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The Battalion

The Student News Site of Texas A&M University - College Station

The Battalion

The Student News Site of Texas A&M University - College Station

The Battalion

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New-look offense in Aggieland

Photo by Cameron Johnson

Junior RB Bladen Reaves (35) avoids a tackle during the Maroon & White Spring Game at Kyle Field on April 9, 2022.

On Saturday, Sept. 3, Texas A&M is set to face the Sam Houston State Bearkats in its 2022 home opener. With a newly announced starting quarterback, a star-studded offensive line and multi-functional, established receiver core, hopes and opinions sit high for the No. 6 Aggies as they face off against a defense coming off an 11-1 2021 season. 

“Well, we’re going to get a very good opponent,” head coach Jimbo Fisher said. “We’re gonna get one that’s only had one loss in two years, and a coach who’s won multiple national championships and has played in multiple national championship games. They understand how to play, how to win.”

The biggest faceoff between the maroon and white offense and the Bearkat defense will come between A&M’s offensive line and the aggressive Sam Houston rushers. The Bearkat defense, historically, focuses on the movement and activity on the line and rushing the quarterback rather than the backfield. The Aggies had an influx of freshman offensive linemen join the team in the 2022 recruiting class who sit to fill in spots left by starters such as tackle Kenyon Green who entered the NFL Draft. So, the pressure sits on offensive line coach Steve Addazio to pull a line together capable of holding Sam Houston back.

“Defensively, [Sam Houston is] very multiple on their fronts,” Fisher said. “A lot of stem and movement up front, blitz packages and, in things they do, they’re aggressive, physical with multiple coverages.”

Additionally, the matchup against the Bearkats marks the first start for redshirt sophomore quarterback Haynes King this season. King’s only other full-game performance with the Aggies was the 2021 season opener against Kent State. From King’s performance against Kent State and in the Maroon & White Spring Game, he plays with a fluid adaptation of his position — he is capable of throwing the ball down the field, but he is also comfortable with using his legs. With the Bearkats emphasis on rushing, the game will be a pressure test on King’s ability to throw the ball and move down the field.  

“It’s a multitude of things on a daily basis [that make King standout] — on the field, off the field, throwing, running, reading, checking … but as I said, it took a while because you had guys matching each other,” Fisher said. “Guys played very well off each other, kept pushing each other. But we had to make a decision for the first game. We feel very comfortable with Haynes [King], we thought he had a great camp.”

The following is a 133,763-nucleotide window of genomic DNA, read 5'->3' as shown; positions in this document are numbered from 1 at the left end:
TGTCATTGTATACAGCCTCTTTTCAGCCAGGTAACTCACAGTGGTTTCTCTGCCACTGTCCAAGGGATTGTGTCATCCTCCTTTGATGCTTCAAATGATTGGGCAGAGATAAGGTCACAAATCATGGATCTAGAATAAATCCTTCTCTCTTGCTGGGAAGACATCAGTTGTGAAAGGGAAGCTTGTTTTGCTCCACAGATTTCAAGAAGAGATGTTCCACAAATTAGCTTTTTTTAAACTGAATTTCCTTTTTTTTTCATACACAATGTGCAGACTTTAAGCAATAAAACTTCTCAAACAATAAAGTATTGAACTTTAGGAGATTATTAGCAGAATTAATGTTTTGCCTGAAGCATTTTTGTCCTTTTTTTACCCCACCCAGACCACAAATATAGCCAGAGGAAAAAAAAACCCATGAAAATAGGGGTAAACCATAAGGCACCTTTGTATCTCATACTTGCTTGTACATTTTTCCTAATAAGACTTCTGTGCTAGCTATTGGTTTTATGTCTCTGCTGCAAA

The last cog of the maroon and white’s offensive machine is their receiving core and running back depth. 2021 standouts senior receiver Ainias Smith and junior running back Devon Achane will return in the 2022 season, however, with running back Isaiah Spiller’s entrance into the 2021 NFL Draft, the lane sits open for Achane as the starter. Additionally, junior receiver Chase Lane returns to the field following his season-ending injury late in the 2021 season. The expectation heading into the 2022 season is that both the Aggie receivers and running backs have a large boost in overall speed, which should help the maroon and white break through Sam Houston’s front seven.

“I wouldn’t say [our speed is] just getting hyped up,” Smith said. “You can definitely tell there’s lot of speed on the field at all positions, from the running back and receiver room, even the defensive backs. Everybody’s just playing faster. It seems like the game is slowing down for a lot of these guys, you know what I’m saying? People are making a lot of plays.”

Despite the pressure and questions still left on the table, Fisher and his offense are focused and excited to finally return to the field after long months of waiting.

“We’re very excited for the opportunity just to get on the field and play in front of the fans,” junior offensive lineman Layden Robinson said. “It’s big. See the fans lining up outside, sleeping in tents as you’re going by to class, and you just say, ‘Wow, [it’s] really here.’ We couldn’t be more excited for it. We[’re] just excited for our opportunity to play in front of this great fan base that we call our family … When you actually hit the stadium, you just see the crowd after months and months of waiting. It’s a different feeling. It’s like, wow, I’m finally back where I belong. That’s what that feels like.”

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